Carla Christopher

Here are some helpful tips on becoming a more welcoming congregation or worship space.

It’s not just a slogan or a sign. It’s looking for any barrier that keeps someone from full participation and finding creative ways to remove that barrier.

Welcome is active work to create seats at the table for those who haven’t had room before. Diversity is so much more than just skin color. It’s language, culture, education, and financial resources. It’s physical and mental health (visible and sometimes invisible), age, gender, or family structure. Sometimes, welcome looks like printing out the words for a visual processor; sometimes, it looks like gluten free snacks at coffee hour. It looks like LGBTQIA+ people in the pulpit and on church council with straight, cisgender people using their privilege to actively support them. It looks like no one feeling like a second-class citizen or an afterthought. It’s neither work nor is it optional when it is family.

So how do we start?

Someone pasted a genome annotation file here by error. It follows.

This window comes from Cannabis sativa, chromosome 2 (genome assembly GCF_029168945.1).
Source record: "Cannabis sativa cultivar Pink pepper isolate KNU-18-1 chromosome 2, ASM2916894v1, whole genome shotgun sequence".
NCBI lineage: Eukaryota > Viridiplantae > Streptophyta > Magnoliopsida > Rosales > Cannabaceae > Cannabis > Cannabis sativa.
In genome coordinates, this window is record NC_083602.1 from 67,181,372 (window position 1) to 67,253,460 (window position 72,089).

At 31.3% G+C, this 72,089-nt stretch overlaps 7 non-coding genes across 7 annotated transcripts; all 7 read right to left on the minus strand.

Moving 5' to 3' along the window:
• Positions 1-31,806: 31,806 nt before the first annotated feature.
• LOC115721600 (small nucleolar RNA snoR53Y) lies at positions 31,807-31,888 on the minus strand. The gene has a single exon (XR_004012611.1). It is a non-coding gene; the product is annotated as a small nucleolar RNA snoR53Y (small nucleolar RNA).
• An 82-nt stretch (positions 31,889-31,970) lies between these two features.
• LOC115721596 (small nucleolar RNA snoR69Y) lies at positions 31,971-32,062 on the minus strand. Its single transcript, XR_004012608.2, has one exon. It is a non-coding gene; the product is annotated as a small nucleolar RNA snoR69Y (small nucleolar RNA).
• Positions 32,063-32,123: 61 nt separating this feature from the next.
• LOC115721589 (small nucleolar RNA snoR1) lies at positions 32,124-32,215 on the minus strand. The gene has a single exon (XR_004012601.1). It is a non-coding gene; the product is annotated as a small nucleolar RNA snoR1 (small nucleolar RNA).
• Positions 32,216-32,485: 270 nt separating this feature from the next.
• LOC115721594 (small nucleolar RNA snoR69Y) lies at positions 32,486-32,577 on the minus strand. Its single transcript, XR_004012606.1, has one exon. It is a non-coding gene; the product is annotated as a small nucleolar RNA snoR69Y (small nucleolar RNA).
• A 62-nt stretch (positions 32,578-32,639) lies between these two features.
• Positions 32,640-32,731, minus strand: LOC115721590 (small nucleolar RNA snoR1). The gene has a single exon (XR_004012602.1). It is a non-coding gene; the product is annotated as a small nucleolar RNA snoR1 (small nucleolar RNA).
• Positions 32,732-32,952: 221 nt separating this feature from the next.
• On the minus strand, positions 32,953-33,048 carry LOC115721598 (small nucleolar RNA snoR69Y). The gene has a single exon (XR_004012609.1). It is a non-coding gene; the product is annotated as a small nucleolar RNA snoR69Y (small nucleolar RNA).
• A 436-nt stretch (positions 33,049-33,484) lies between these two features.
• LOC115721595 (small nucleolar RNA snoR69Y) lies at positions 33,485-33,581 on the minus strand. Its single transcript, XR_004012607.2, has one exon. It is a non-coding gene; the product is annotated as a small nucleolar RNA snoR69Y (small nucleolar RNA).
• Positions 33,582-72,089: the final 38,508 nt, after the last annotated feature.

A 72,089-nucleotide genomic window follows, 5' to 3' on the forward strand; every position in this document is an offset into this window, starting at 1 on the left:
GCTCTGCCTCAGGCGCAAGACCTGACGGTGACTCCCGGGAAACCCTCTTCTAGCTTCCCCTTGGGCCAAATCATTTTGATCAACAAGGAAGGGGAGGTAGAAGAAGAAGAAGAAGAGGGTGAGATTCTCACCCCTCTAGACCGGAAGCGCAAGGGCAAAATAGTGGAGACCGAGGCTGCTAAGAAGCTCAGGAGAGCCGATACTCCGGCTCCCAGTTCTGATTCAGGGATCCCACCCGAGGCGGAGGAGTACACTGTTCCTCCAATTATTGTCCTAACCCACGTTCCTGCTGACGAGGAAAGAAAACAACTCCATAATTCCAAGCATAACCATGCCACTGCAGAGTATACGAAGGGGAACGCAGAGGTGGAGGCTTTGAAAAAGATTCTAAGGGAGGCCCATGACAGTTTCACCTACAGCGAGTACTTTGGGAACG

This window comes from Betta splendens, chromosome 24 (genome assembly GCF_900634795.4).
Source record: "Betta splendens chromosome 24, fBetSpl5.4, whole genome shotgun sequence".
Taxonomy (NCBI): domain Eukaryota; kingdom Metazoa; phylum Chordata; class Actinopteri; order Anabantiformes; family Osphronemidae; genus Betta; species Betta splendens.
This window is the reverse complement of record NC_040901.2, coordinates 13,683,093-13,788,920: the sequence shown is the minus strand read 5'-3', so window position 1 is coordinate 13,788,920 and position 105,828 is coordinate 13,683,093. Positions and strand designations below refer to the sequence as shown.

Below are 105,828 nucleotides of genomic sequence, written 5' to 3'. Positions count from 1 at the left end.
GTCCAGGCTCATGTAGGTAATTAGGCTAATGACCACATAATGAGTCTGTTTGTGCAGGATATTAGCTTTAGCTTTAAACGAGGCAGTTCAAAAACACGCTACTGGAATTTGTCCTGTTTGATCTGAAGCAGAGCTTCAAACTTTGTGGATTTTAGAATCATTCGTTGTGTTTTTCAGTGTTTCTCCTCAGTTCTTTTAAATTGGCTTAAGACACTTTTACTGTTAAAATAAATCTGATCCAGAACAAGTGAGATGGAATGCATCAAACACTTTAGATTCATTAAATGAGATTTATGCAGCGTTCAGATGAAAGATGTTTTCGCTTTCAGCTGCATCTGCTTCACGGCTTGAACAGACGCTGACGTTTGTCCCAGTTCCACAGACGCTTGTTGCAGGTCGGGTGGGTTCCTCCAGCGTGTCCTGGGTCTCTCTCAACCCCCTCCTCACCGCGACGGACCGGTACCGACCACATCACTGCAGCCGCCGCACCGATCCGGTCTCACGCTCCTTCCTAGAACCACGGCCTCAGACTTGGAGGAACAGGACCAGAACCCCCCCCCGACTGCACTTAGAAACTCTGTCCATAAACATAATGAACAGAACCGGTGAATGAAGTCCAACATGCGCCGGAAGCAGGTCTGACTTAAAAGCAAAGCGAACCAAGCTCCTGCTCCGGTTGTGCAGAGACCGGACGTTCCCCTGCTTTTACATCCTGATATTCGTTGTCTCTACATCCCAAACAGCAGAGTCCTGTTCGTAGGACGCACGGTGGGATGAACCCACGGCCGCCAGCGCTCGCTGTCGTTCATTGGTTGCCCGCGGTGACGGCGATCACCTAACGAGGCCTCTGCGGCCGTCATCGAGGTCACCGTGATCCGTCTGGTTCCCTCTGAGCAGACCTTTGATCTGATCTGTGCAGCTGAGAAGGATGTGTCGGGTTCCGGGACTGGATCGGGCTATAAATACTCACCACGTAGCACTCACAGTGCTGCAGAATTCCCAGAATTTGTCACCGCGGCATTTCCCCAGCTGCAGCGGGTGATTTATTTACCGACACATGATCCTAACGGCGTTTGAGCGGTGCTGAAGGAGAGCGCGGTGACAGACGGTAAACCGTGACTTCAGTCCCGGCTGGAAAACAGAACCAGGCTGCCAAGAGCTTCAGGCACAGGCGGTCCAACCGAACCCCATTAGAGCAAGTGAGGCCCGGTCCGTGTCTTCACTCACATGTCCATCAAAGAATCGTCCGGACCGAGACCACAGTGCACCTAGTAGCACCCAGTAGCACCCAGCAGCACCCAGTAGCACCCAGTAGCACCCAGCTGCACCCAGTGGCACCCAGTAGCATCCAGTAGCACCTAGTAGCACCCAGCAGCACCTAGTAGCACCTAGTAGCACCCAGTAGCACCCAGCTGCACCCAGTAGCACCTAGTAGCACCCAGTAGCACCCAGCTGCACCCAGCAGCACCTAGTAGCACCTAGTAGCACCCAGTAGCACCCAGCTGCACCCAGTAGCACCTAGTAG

Look at who is already in your congregation but who is regularly on the margins. Who attends but doesn’t participate? Who stops by coffee hour but doesn’t sit or chat with anyone? Who comes to your special events but does not show up on Sunday?

Without shame or guilt tripping, find out why and then work to remove any barriers. Are you not offering childcare in a church filled with single parents? Are your events late at night with a congregation of mostly seniors who prefer daytime driving?

Next, take a step outside of your doors. Use tools like census data or demographic software like Mission Insight. Who is in your neighborhood? What groups of people are in your community but are not represented in your congregation? What might be the reason for that? A few one-on-one meetings with community leaders or non-church friends can offer helpful insight. Now, work to remove those barriers.

This is only the first step and no, it will not necessarily fill your congregation with a brand-new group of passionate super volunteers who tithe their full 10%.

What it will do is make you a more loving and authentic place of welcome.

It will help you be a place where visitors are more likely to stay and where people on the margin are more likely to participate.

This is an important part of laying the table so that you can extend a fruitful invitation to the meal.

Views expressed reflect the diversity of voices and experiences across our synod and belong solely to the author, not necessarily to the Lower Susquehanna Synod or the Evangelical Lutheran Church of America.